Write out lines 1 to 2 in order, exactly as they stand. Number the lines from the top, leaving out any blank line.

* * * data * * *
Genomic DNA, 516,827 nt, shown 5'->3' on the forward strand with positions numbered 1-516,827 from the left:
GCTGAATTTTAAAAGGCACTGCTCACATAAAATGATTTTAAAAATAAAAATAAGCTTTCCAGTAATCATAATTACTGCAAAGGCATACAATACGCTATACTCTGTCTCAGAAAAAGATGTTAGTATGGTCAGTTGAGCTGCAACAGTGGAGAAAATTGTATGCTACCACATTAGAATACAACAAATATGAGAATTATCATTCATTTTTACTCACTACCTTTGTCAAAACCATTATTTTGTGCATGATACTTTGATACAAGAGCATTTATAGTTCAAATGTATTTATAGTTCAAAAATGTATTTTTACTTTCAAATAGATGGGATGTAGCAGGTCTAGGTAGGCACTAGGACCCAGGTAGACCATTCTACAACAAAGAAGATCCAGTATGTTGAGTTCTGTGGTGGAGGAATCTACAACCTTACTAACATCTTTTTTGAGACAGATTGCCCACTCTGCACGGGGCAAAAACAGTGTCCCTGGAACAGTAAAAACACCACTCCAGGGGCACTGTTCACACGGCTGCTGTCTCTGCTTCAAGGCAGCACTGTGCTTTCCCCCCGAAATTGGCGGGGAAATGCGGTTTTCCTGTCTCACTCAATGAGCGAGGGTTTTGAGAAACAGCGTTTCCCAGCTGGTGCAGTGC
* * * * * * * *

Genomic DNA, 516,827 nt, shown 5'->3' on the forward strand with positions numbered 1-516,827 from the left:
GCTGAATTTTAAAAGGCACTGCTCACATAAAATGATTTTAAAAATAAAAATAAGCTTTCCAGTAATCATAATTACTGCAAAGGCATACAATACGCTATACTCTGTCTCAGAAAAAGATGTTAGTATGGTCAGTTGAGCTGCAACAGTGGAGAAAATTGTATGCTACCACATTAGAATACAACAAATATGAGAATTATCATTCATTTTTACTCACTACCTTTGTCAAAACCATTATTTTGTGCATGATACTTTGATACAAGAGCATTTATAGTTCAAATGTATTTATAGTTCAAAAATGTATTTTTACTTTCAAATAGATGGGATGTAGCAGGTCTAGGTAGGCACTAGGACCCAGGTAGACCATTCTACAACAAAGAAGATCCAGTATGTTGAGTTCTGTGGTGGAGGAATCTACAACCTTACTAACATCTTTTTTGAGACAGATTGCCCACTCTGCACGGGGCAAAAACAGTGTCCCTGGAACAGTAAAAACACCACTCCAGGGGCACTGTTCACACGGCTGCTGTCTCTGCTTCAAGGCAGCACTGTGCTTTCCCCCCGAAATTGGCGGGGAAATGCGGTTTTCCTGTCTCACTCAATGAGCGAGGGTTTTGAGAAACAGCGTTTCCCAGCTGGTGCAGTGC